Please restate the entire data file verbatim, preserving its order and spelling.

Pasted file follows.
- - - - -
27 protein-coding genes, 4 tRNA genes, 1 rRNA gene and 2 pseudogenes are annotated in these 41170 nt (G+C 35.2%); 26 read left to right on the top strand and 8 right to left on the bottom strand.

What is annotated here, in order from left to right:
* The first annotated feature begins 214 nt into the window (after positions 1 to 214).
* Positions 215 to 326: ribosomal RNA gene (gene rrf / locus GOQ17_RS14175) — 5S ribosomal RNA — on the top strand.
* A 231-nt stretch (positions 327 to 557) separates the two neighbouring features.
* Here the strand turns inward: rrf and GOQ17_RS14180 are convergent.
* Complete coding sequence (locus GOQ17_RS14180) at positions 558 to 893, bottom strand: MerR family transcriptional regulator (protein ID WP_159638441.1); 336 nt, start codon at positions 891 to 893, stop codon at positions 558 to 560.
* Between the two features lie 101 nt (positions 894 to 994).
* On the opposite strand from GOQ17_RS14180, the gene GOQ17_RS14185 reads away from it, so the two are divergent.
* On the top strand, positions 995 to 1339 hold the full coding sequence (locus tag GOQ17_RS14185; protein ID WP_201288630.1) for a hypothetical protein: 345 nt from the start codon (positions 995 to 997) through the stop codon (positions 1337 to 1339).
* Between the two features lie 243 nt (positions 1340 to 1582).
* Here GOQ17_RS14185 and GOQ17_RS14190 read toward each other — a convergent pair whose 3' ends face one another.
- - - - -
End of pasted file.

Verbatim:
27 protein-coding genes, 4 tRNA genes, 1 rRNA gene and 2 pseudogenes are annotated in these 41170 nt (G+C 35.2%); 26 read left to right on the top strand and 8 right to left on the bottom strand.

What is annotated here, in order from left to right:
* The first annotated feature begins 214 nt into the window (after positions 1 to 214).
* Positions 215 to 326: ribosomal RNA gene (gene rrf / locus GOQ17_RS14175) — 5S ribosomal RNA — on the top strand.
* A 231-nt stretch (positions 327 to 557) separates the two neighbouring features.
* Here the strand turns inward: rrf and GOQ17_RS14180 are convergent.
* Complete coding sequence (locus GOQ17_RS14180) at positions 558 to 893, bottom strand: MerR family transcriptional regulator (protein ID WP_159638441.1); 336 nt, start codon at positions 891 to 893, stop codon at positions 558 to 560.
* Between the two features lie 101 nt (positions 894 to 994).
* On the opposite strand from GOQ17_RS14180, the gene GOQ17_RS14185 reads away from it, so the two are divergent.
* On the top strand, positions 995 to 1339 hold the full coding sequence (locus tag GOQ17_RS14185; protein ID WP_201288630.1) for a hypothetical protein: 345 nt from the start codon (positions 995 to 997) through the stop codon (positions 1337 to 1339).
* Between the two features lie 243 nt (positions 1340 to 1582).
* Here GOQ17_RS14185 and GOQ17_RS14190 read toward each other — a convergent pair whose 3' ends face one another.